Monday, August 14, 2017


Whitie was dying. That was clear by now. The Big C. I tried to comfort myself by saying, “Yeah, well, aren’t we all?” Dying, I mean. You never really knew who’d go first. Maybe I’d go before my dad did. You just didn’t know.
But it was clearly a self-deluding ruse. Whitie was on his way out. They’d originally guessed six months, after he first started complaining about excruciating, cramping type pains up under his ribs, and the tests they ran—hundreds of them, it seemed—showed the problem to be rapidly advancing lung cancer. But he’d already defied them on that count and lived a couple of years. Survival was getting tough, however, an uphill battle, wearing on his resolve, badgering him with severe pain and the adverse effects of the dope they were giving him to make it more bearable. He was a tough old bird, but everybody had a limit, even Whitie.
Up to now, I had put on a positive face, avoided talking about the obvious, tried to keep the patter upbeat. It helped that my brother Jim was there. He’d left his life in Saint Louis and moved back home to Ohio, moved to Wapakoneta, our home town, and in with our parents to help take care of Whitie and give moral support to our mother, Reba Mae. I was so indescribably grateful to him, even though every time I tried to tell him so, he’d shrug it off and say, “Forget it, bro, I’ve got it. No sweat.” But I could tell it was eating him up. And our sister Darla got down from her life in Cleveland as often as should could as well, despite the obvious pressures of her job and family. She was there often to take up the slack for Jim and our mother.
They’d been there during the tests, during the exploratory surgery. That was when the surgeon had told Whitie that if he woke up and saw a lot of tubes coming out of him everywhere, it would be because they’d been able to take out a lung and stop the cancer’s advance. If not, it would be because, surgically, there was nothing they could do. When he woke up there were no tubes. The news was not good. But his family, minus me, was there. And he lightened the mood for them, I was told, by croaking out a few of the nonsense songs he’d sung to us to make us laugh when we were kids.
Way up in the mountains
Where all the snakes have legs,
The bullfrogs speak in English
And the roosters lay square eggs,
I shaved my beard and mustache
The morning I was born.
That night I beat up my ol’ man
And drank his rye and corn... 
I felt bad. Helpless, guilty, and alien, since my life had for years been unfolding thousands of miles away in South America.  But I was trying to get back as often as possible, which wasn’t very often within the timeframe of a dying man.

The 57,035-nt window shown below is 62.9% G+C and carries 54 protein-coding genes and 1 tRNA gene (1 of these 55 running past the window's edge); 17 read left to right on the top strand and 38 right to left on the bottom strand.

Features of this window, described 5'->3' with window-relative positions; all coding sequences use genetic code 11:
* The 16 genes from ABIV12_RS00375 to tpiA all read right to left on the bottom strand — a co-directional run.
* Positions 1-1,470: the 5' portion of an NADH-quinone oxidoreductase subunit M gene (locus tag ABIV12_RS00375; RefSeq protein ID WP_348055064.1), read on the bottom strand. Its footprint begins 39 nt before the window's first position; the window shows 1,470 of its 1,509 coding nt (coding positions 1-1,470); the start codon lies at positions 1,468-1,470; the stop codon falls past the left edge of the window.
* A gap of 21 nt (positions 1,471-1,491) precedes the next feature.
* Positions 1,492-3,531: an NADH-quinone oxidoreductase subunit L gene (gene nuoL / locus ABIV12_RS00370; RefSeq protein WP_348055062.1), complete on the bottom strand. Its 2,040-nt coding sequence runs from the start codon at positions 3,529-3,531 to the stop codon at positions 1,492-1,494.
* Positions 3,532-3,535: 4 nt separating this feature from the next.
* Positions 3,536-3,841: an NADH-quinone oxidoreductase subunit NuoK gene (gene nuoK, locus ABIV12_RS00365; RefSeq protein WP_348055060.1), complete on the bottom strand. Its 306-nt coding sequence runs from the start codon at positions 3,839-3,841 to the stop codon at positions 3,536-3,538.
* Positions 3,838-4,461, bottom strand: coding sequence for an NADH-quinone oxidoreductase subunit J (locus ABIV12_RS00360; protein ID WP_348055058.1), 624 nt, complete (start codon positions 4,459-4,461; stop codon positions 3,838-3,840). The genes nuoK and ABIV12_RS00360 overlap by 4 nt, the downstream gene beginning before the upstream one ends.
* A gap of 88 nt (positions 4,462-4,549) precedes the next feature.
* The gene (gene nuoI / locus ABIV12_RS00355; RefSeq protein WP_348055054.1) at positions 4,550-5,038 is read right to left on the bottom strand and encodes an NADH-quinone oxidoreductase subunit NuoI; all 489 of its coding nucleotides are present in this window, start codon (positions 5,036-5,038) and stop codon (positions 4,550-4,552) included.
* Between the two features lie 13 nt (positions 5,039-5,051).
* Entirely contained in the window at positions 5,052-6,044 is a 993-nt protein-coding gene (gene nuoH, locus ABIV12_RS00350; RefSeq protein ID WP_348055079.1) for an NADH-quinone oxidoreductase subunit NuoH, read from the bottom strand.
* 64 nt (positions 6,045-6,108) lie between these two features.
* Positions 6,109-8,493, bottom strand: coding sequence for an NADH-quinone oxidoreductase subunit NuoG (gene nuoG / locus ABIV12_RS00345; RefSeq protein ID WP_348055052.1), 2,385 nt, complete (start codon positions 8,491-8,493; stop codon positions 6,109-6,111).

Right now, I was on one of those recently more frequent trips back home. I’d already been around for a few weeks. In another week, I’d be going back to Argentina, back to Patagonia. It got harder every time—harder to face coming back, harder to face leaving when it was time to go. A few nights earlier, he'd grabbed hold of my arm when we were alone for a minute and said, "If I promise to hang on a while, will you promise to come back again before I die?" It was a tough question to answer and I didn't trust my voice to answer it, but I managed to say I would, that I'd be back real soon. "Good," he said, "cause this ain't gettin' any easier."

All my life, there had been issues between Whitie and me. When I was young, the hostility between us had been manifest. Back then I’d thought we were nothing alike. And truth be told, from politics, to religion, to lifestyle, there was little we agreed on. But now that I was fifty, I had begun to realize that there were a lot of ways in which we were exactly alike—stubborn, married to our convictions, combative, unwilling to give an inch when confronted, only giving up ground when it was taken from us by force and, even then, bent on taking it back, no matter how futile the battle.
Nevertheless, we’d reached a sort of truce, an understanding, an agreement that there was no longer anything pending between us. In fact, we’d reached it on this particular visit, in unusually quiet talks we’d shared whenever we were alone together.
Clearly the tacit mediator in those “peace negotiations” was impending death. Not the theoretical death that each person lives with daily as an idea, as an inescapable reality, as a “someday” event, a bridge to be crossed when we come to it, but as an “announced death”, in the words of Colombian writer Gabriel García Márquez, one that was definitely coming sooner than later. It was the great equalizer, the factor that rendered all other points moot.